Diffusion-perfusion mismatch: An opportunity for improvement in cortical function

Melissa Motta, Amanda Ramadan, Argye E. Hillis, Rebecca F. Gottesman, Richard Leigh

Research output: Contribution to journalArticlepeer-review

8 Scopus citations


Objective: There has been controversy over whether diffusion-perfusion mismatch provides a biomarker for the ischemic penumbra. In the context of clinical stroke trials, regions of the diffusion-perfusion mismatch that do not progress to infarct in the absence of reperfusion are considered to represent "benign oligemia." However, at least in some cases (particularly large vessel stenosis), some of this hypoperfused tissue may remain dysfunctional for a prolonged period without progressing to infarct and may recover function if eventually reperfused. We hypothesized that patients with persistent diffusion-perfusion mismatch using a hypoperfusion threshold of 4-5.9 s delay on time-to-peak (TTP) maps at least sometimes have persistent cognitive deficits relative to those who show some reperfusion of this hypoperfused tissue. Methods: We tested this hypothesis in 38 patients with acute ischemic stroke who had simple cognitive tests (naming or line cancelation) and MRI with diffusion and perfusion imaging within 24 h of onset and again within 10 days, most of whom had large vessel stenosis or occlusion. Results: A persistent perfusion deficit of 4-5.9 s delay in TTP on follow up MRI was associated with a persistent cognitive deficit at that time point (p < 0.001). When we evaluated only patients who did not have infarct growth (n = 14), persistent hypoperfusion (persistent mismatch) was associated with a lack of cognitive improvement compared with those who had reperfused. The initial volume of hypoperfusion did not correlate with the later infarct volume (progression to infarct), but change in volume of hypoperfusion correlated with change in cognitive performance (p = 0.0001). Moreover, multivariable regression showed that the change in volume of hypoperfused tissue of 4-5.9 s delay (p = 0.002), and change in volume of ischemic tissue on diffusion weighted imaging (p = 0.02) were independently associated with change in cognitive function. Conclusion: Our results provide additional evidence that non-infarcted tissue with a TTP delay of 4-5.9 s may be associated with persistent deficits, even if it does not always result in imminent progression to infarct. This tissue may represent the occasional opportunity to intervene to improve function even days after onset of symptoms.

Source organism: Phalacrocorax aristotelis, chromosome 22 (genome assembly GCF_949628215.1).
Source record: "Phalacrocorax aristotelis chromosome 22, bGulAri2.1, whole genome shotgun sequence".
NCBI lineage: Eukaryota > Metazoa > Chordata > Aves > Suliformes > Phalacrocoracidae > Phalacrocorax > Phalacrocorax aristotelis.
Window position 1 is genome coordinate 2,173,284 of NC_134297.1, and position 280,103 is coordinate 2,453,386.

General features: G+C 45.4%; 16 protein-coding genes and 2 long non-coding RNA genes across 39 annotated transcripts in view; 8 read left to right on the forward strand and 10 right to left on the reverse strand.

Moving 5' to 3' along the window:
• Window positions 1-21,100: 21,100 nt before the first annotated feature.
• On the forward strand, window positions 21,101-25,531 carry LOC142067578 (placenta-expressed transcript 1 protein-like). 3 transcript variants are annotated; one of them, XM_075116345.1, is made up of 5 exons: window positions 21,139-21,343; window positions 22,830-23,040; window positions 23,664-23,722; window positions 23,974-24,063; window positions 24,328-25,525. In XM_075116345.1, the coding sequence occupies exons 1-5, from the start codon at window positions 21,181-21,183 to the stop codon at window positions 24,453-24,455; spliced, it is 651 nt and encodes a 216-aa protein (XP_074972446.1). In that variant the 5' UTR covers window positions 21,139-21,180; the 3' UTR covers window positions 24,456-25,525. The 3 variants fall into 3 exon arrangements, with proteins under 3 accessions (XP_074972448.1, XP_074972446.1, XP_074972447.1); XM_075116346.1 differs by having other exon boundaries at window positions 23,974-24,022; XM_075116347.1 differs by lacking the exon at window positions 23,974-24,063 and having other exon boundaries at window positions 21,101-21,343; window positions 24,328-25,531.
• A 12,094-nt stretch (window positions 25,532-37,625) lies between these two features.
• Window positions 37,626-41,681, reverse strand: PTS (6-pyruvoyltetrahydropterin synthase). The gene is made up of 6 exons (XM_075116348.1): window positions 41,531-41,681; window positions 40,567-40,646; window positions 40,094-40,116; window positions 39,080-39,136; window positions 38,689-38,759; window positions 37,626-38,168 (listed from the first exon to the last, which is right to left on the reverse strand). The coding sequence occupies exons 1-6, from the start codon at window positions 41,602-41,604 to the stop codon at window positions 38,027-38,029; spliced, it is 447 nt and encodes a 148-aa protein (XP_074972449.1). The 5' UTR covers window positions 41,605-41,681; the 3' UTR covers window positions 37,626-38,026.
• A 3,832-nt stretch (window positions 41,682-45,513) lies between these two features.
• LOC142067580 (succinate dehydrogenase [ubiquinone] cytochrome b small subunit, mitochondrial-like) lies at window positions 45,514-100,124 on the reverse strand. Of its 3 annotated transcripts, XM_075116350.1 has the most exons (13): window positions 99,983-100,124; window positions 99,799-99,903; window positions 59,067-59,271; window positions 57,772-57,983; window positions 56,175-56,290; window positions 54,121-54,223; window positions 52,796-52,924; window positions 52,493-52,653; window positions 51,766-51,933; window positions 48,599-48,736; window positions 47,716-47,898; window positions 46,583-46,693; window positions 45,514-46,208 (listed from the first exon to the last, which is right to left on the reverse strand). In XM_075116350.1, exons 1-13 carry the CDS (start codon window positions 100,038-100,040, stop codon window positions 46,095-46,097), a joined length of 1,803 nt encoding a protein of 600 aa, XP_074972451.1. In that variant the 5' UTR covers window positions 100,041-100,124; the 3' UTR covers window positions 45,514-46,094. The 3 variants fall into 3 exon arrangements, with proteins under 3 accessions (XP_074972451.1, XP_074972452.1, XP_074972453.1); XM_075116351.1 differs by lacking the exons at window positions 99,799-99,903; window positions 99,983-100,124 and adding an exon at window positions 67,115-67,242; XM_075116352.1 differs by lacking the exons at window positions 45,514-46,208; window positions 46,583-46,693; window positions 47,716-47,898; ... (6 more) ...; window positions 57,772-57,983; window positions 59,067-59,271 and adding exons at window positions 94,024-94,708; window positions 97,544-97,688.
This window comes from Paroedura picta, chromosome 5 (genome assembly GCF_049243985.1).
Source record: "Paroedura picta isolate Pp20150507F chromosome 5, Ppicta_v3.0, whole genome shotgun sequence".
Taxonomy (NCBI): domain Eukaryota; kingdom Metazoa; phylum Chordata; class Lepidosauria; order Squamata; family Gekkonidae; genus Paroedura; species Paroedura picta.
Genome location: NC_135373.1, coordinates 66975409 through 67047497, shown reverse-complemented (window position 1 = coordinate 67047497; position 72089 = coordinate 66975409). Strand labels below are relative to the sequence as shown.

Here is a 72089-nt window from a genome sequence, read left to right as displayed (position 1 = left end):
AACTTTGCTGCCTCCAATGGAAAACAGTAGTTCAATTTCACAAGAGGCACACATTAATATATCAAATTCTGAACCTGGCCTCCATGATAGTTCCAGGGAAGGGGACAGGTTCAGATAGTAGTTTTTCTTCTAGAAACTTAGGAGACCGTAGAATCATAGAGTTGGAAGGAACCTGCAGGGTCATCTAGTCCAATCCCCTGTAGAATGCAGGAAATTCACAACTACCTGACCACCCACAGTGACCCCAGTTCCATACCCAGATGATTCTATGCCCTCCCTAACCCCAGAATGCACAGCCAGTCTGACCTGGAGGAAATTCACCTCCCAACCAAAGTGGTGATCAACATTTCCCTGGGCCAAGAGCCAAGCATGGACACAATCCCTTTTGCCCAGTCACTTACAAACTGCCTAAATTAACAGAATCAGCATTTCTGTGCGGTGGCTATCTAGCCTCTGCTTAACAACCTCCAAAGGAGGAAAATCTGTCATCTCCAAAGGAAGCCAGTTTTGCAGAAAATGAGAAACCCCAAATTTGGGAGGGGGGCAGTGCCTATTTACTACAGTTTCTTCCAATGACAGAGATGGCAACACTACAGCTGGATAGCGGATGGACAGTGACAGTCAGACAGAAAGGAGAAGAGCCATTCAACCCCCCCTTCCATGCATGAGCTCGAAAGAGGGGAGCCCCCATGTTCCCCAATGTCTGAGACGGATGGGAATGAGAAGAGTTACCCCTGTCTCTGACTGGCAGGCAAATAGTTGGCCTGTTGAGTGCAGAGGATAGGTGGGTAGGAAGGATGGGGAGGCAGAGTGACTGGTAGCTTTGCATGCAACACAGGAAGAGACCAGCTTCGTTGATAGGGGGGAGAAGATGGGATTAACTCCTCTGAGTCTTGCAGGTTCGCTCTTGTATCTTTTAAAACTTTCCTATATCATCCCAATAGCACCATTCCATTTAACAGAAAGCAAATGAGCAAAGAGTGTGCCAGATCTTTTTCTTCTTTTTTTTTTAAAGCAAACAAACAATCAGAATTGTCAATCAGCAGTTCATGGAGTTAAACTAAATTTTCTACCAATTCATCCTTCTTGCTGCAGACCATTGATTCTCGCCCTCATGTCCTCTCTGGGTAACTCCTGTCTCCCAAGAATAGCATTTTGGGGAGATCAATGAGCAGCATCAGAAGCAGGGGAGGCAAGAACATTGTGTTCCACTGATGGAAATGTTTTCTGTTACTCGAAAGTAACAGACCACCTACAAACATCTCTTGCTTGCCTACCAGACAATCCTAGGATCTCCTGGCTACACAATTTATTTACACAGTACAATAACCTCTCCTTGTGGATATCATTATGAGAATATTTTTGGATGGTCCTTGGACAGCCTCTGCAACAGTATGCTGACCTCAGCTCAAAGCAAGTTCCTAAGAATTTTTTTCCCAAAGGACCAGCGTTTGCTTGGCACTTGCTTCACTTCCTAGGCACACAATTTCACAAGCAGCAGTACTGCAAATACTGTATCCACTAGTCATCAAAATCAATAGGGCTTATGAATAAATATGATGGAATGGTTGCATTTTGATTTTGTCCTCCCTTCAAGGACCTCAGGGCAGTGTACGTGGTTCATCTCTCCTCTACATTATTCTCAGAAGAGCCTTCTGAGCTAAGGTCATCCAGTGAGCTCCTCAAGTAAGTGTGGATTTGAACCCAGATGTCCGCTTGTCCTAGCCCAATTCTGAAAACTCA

Original languageEnglish (US)
Article number280
JournalFrontiers in Neurology
Issue numberJAN
StatePublished - 2015


  • Acute ischemic stroke
  • Diffusion-perfusion mismatch
  • Functional outcome
  • Nihss
  • Penumbra

ASJC Scopus subject areas

  • Neurology
  • Clinical Neurology


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